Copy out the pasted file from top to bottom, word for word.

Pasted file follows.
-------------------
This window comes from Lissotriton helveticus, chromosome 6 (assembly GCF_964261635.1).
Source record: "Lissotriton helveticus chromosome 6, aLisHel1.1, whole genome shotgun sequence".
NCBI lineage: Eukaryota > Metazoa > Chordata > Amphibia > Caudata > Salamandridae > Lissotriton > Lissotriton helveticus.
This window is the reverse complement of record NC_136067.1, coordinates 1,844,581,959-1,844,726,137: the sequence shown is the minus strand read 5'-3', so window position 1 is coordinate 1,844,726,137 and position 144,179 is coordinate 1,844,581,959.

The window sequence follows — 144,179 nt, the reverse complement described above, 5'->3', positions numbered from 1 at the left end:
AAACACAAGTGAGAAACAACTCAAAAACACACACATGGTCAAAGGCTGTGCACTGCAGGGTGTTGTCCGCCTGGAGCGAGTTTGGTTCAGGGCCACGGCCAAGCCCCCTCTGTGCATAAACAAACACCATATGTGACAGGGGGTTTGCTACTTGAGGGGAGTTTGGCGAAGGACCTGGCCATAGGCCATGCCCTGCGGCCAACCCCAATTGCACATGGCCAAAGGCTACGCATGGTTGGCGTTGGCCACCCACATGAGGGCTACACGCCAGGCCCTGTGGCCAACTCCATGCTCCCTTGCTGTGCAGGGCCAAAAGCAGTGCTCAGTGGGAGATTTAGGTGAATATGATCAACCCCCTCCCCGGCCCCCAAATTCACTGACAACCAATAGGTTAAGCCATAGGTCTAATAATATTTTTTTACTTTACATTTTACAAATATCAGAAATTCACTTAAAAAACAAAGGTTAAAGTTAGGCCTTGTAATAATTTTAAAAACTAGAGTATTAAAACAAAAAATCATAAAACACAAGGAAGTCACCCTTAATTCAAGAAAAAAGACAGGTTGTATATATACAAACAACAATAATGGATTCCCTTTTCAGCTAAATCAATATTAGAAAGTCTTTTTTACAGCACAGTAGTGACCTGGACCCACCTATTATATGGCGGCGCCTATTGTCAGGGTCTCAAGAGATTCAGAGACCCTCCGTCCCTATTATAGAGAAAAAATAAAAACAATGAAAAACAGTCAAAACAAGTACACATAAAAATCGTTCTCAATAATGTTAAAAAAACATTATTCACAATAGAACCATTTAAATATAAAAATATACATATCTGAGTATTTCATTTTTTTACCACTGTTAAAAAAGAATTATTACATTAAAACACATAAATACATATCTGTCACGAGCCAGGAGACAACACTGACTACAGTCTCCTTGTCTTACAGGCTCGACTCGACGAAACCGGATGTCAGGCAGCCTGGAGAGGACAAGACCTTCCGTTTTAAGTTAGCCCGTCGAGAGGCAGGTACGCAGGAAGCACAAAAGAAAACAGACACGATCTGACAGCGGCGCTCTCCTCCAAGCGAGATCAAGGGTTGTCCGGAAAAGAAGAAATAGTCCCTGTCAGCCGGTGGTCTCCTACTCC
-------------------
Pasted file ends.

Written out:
This window comes from Lissotriton helveticus, chromosome 6 (assembly GCF_964261635.1).
Source record: "Lissotriton helveticus chromosome 6, aLisHel1.1, whole genome shotgun sequence".
NCBI lineage: Eukaryota > Metazoa > Chordata > Amphibia > Caudata > Salamandridae > Lissotriton > Lissotriton helveticus.
This window is the reverse complement of record NC_136067.1, coordinates 1,844,581,959-1,844,726,137: the sequence shown is the minus strand read 5'-3', so window position 1 is coordinate 1,844,726,137 and position 144,179 is coordinate 1,844,581,959.

The window sequence follows — 144,179 nt, the reverse complement described above, 5'->3', positions numbered from 1 at the left end:
AAACACAAGTGAGAAACAACTCAAAAACACACACATGGTCAAAGGCTGTGCACTGCAGGGTGTTGTCCGCCTGGAGCGAGTTTGGTTCAGGGCCACGGCCAAGCCCCCTCTGTGCATAAACAAACACCATATGTGACAGGGGGTTTGCTACTTGAGGGGAGTTTGGCGAAGGACCTGGCCATAGGCCATGCCCTGCGGCCAACCCCAATTGCACATGGCCAAAGGCTACGCATGGTTGGCGTTGGCCACCCACATGAGGGCTACACGCCAGGCCCTGTGGCCAACTCCATGCTCCCTTGCTGTGCAGGGCCAAAAGCAGTGCTCAGTGGGAGATTTAGGTGAATATGATCAACCCCCTCCCCGGCCCCCAAATTCACTGACAACCAATAGGTTAAGCCATAGGTCTAATAATATTTTTTTACTTTACATTTTACAAATATCAGAAATTCACTTAAAAAACAAAGGTTAAAGTTAGGCCTTGTAATAATTTTAAAAACTAGAGTATTAAAACAAAAAATCATAAAACACAAGGAAGTCACCCTTAATTCAAGAAAAAAGACAGGTTGTATATATACAAACAACAATAATGGATTCCCTTTTCAGCTAAATCAATATTAGAAAGTCTTTTTTACAGCACAGTAGTGACCTGGACCCACCTATTATATGGCGGCGCCTATTGTCAGGGTCTCAAGAGATTCAGAGACCCTCCGTCCCTATTATAGAGAAAAAATAAAAACAATGAAAAACAGTCAAAACAAGTACACATAAAAATCGTTCTCAATAATGTTAAAAAAACATTATTCACAATAGAACCATTTAAATATAAAAATATACATATCTGAGTATTTCATTTTTTTACCACTGTTAAAAAAGAATTATTACATTAAAACACATAAATACATATCTGTCACGAGCCAGGAGACAACACTGACTACAGTCTCCTTGTCTTACAGGCTCGACTCGACGAAACCGGATGTCAGGCAGCCTGGAGAGGACAAGACCTTCCGTTTTAAGTTAGCCCGTCGAGAGGCAGGTACGCAGGAAGCACAAAAGAAAACAGACACGATCTGACAGCGGCGCTCTCCTCCAAGCGAGATCAAGGGTTGTCCGGAAAAGAAGAAATAGTCCCTGTCAGCCGGTGGTCTCCTACTCC